I think that would be impossible to answer, there are far too many variables such as genetics etc. We all must know someone who smoked and drank heavily all their lives, did no real exercise and still lived to be close to a 100 and for everyone like that there is the health freak that dies at 50. In your particular case I'd say that you need more time between workouts, for any advice beyond that I'd just say do what you enjoy and don't worry about it.........after all we could get killed crossing the road tomorrow, [ LIFE IS BUT A BREATH ].

  5. #15
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    i think it depends how much you buy into the 'any inflammation is bad inflammation' idea. i don't think being sore, but in an overall anabolic state (i.e. the majority of time, you're getting stronger/increasing mass) is bad. at all. i will edit this response with a link to a loooooong ass article about inflammation when i can find it (can't currently remember where i saw it!).

    *edit: that didn't take long. here it is: http://startingstrength.com/articles...n_sullivan.pdf

  6. #16
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    Pending between a catabolic and anabolic state is what life is all about; tissue turnover, energy in and energy out! And if our system becomes better in recovering from training or whatever then it must be healthy since it expands our limits, or at least it feel very healthy and that’s enough for me – rather an energetic life that feels good than a crappy inactive existence that perhaps can make you live a few years longer. But as good ol’ Aristotle said, the true art is to find the balance between extremes, the golden mean, and most people are exercising far too little to be really healthy in our days…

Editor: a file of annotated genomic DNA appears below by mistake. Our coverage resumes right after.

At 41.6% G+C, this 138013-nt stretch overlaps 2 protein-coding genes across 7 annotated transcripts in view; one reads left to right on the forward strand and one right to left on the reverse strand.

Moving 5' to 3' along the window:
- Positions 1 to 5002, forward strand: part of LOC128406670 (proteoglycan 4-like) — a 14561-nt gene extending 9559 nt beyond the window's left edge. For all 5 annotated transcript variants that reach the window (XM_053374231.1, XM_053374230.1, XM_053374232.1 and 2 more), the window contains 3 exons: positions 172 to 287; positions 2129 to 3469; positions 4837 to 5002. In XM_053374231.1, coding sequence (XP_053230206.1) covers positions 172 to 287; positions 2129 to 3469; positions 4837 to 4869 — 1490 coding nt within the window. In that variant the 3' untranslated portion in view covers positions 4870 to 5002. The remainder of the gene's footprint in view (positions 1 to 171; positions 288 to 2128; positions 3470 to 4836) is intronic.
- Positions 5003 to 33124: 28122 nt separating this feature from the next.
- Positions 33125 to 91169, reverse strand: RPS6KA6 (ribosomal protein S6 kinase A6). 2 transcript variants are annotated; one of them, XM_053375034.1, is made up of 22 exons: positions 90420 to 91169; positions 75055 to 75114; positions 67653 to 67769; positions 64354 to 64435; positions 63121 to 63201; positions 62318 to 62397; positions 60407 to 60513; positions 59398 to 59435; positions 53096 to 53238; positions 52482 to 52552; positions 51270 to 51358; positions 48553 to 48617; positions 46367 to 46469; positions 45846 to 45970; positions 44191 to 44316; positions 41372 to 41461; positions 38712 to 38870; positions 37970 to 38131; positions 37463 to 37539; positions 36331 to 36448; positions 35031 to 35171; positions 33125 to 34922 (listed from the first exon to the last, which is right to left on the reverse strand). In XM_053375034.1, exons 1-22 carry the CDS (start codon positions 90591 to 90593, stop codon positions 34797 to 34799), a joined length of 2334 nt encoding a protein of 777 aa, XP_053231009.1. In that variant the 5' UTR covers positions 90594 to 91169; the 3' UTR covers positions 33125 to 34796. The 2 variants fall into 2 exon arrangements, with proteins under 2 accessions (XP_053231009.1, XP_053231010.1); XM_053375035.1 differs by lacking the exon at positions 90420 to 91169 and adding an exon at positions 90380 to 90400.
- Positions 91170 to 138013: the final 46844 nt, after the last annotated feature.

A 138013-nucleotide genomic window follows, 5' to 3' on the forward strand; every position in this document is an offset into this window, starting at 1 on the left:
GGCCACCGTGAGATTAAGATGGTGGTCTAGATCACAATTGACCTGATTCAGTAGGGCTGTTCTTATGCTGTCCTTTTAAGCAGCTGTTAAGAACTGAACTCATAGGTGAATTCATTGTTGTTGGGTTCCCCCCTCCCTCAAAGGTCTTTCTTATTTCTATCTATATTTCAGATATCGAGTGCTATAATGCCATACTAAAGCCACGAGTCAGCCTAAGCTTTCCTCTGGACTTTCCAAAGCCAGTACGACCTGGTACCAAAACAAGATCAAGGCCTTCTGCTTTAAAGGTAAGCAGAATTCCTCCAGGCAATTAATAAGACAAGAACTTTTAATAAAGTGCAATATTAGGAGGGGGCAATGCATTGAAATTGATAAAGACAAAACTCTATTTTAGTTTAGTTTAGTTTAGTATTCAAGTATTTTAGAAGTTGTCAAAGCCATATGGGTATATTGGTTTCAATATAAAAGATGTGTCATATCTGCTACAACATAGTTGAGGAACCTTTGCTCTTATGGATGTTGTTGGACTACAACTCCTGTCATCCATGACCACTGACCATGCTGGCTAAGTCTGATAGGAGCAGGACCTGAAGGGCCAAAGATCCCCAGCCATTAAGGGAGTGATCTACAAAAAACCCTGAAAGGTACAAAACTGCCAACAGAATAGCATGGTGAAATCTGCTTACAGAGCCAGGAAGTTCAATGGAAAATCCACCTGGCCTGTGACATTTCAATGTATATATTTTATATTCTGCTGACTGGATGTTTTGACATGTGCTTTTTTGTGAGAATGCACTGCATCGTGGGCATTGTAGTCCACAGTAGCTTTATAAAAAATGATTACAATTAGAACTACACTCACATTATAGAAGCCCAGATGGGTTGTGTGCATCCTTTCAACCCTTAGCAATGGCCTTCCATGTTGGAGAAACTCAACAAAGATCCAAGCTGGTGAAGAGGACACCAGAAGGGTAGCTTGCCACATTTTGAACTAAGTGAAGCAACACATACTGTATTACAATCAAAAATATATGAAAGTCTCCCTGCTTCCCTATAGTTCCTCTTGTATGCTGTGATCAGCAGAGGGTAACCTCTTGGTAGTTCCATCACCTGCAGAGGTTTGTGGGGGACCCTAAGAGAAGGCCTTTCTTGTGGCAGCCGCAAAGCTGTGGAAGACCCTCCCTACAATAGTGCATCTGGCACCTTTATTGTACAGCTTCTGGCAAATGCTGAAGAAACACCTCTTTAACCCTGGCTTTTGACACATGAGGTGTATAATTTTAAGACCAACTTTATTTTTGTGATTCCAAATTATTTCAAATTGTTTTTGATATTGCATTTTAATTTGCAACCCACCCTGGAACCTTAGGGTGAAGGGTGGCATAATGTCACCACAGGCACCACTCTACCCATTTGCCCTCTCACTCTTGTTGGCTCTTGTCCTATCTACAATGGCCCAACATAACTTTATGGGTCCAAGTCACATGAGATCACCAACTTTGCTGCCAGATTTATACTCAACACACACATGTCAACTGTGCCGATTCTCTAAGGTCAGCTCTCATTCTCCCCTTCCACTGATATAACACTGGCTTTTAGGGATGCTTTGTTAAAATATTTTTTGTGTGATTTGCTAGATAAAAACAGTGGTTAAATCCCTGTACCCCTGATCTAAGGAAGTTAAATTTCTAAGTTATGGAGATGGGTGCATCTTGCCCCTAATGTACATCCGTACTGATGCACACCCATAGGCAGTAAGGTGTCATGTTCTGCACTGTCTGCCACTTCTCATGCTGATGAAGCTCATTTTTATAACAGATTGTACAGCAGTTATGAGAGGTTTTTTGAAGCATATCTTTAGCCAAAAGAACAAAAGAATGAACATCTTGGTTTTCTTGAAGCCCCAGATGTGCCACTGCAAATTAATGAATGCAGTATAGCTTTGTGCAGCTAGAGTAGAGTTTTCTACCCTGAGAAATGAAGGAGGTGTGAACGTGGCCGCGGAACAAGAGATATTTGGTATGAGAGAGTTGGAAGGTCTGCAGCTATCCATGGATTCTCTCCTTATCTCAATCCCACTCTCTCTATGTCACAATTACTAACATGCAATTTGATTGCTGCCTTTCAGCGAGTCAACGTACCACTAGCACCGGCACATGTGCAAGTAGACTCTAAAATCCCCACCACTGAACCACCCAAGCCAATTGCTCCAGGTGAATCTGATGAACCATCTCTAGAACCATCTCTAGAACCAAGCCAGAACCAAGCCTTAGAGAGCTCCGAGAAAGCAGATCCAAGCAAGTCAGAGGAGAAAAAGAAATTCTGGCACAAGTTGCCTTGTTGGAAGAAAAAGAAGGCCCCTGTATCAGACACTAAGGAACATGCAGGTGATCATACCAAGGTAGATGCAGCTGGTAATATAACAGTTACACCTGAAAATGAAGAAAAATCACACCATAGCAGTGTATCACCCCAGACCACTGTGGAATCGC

7. #17
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    Quote Originally Posted by seaweed View Post
    i dont consider myself to overdo it overall. a lot of people think i do. but i look prob a good 5 years younger than i really am. my body isnt falling to pieces and i have far less general aches, pains and ailments than anyone i know in my age group. i can also do far more than most of them physically. so, unscientifically, i think moderation is the key but it is a relative word.
    Seas, this is what it's all about. You go, girl.

  8. #18
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    Quote Originally Posted by sbhikes View Post
    I guess my question is more along the lines of how healthy is it to remain in a state of perpetual training, where you are always creating the training stress and recovering from it. Is it healthy to do this forever? For a few years? How long? Does anyone know?
    Do it 'til you die. THEN worry about it..

  9. #19
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    An easy answer is to take a deload week, or just a week off in general. I'm not saying deload every other week, but depending on how you're feeling, this might be once a month or twice a year.
    M / 18 / 155 lbs / 5'9" / 12% BF

  10. #20
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    Quote Originally Posted by sbhikes View Post
    I guess my question is more along the lines of how healthy is it to remain in a state of perpetual training, where you are always creating the training stress and recovering from it. Is it healthy to do this forever? For a few years? How long? Does anyone know?
    I think being sore all the time means you are doing something wrong hence my questions. I can't imagine continuing to do something that caused constant pain for very long. I don't believe it needs to hurt.